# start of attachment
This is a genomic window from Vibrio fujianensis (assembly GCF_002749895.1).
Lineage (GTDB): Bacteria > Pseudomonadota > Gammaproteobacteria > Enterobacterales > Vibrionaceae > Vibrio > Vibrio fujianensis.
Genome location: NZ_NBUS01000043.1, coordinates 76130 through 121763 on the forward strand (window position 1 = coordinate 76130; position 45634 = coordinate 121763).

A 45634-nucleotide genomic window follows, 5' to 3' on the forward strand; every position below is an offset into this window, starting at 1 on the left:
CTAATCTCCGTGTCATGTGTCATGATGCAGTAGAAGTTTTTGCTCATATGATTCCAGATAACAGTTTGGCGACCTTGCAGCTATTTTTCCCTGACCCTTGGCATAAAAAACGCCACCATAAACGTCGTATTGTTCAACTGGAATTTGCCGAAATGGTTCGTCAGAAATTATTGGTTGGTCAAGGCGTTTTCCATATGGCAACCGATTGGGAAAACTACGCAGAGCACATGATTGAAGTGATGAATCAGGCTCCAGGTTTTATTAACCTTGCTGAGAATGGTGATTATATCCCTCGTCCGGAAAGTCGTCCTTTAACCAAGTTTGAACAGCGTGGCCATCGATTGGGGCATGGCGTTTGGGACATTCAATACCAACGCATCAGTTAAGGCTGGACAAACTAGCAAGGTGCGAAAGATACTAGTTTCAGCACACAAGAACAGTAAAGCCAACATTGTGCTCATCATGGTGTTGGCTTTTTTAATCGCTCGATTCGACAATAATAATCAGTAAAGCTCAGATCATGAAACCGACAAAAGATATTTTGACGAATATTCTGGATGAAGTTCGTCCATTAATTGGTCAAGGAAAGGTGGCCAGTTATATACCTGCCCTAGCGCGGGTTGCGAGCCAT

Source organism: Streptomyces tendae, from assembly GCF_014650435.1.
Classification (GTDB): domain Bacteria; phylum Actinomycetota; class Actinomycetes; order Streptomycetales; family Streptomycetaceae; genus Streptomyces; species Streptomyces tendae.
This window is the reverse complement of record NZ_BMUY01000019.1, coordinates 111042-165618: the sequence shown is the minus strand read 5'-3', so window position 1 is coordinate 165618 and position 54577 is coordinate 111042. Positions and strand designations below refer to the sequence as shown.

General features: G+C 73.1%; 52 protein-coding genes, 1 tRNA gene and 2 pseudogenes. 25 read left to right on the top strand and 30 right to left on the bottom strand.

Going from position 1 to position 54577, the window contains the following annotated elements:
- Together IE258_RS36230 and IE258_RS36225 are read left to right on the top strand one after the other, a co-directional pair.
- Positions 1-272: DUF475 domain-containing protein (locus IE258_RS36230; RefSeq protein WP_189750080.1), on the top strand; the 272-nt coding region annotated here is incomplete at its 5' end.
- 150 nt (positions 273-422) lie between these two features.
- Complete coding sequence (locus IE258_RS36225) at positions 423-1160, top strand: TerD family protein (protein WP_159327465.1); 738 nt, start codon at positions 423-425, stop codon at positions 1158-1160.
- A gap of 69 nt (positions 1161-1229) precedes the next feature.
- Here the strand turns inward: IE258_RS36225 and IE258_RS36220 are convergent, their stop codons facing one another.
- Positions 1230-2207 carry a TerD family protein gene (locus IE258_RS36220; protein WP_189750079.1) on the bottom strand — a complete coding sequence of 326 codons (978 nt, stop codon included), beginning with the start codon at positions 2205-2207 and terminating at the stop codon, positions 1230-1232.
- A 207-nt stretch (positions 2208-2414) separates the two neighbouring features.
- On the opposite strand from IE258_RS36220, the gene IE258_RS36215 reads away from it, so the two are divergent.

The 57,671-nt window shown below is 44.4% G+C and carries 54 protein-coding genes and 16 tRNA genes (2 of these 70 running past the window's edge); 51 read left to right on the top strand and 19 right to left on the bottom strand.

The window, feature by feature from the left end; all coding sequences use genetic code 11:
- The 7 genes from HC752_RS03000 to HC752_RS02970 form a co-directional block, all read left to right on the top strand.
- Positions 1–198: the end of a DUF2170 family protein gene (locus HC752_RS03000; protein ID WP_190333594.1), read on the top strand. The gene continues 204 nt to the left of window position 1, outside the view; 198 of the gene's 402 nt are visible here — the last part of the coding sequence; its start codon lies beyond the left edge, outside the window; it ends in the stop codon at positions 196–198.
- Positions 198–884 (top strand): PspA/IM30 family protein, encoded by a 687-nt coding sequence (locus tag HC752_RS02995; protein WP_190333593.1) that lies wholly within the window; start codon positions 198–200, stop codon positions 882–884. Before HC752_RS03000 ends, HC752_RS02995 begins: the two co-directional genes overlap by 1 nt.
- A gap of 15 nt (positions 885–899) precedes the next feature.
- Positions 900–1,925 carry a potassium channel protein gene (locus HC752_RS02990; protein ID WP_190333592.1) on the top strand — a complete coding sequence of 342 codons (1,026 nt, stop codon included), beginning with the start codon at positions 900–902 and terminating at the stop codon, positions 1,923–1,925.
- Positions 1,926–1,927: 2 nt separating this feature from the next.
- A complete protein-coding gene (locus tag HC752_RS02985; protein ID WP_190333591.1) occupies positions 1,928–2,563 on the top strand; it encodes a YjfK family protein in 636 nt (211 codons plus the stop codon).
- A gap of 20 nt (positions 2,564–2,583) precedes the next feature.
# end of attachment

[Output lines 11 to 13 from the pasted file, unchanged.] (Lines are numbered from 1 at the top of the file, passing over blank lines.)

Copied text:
- Together IE258_RS36230 and IE258_RS36225 are read left to right on the top strand one after the other, a co-directional pair.
- Positions 1-272: DUF475 domain-containing protein (locus IE258_RS36230; RefSeq protein WP_189750080.1), on the top strand; the 272-nt coding region annotated here is incomplete at its 5' end.
- 150 nt (positions 273-422) lie between these two features.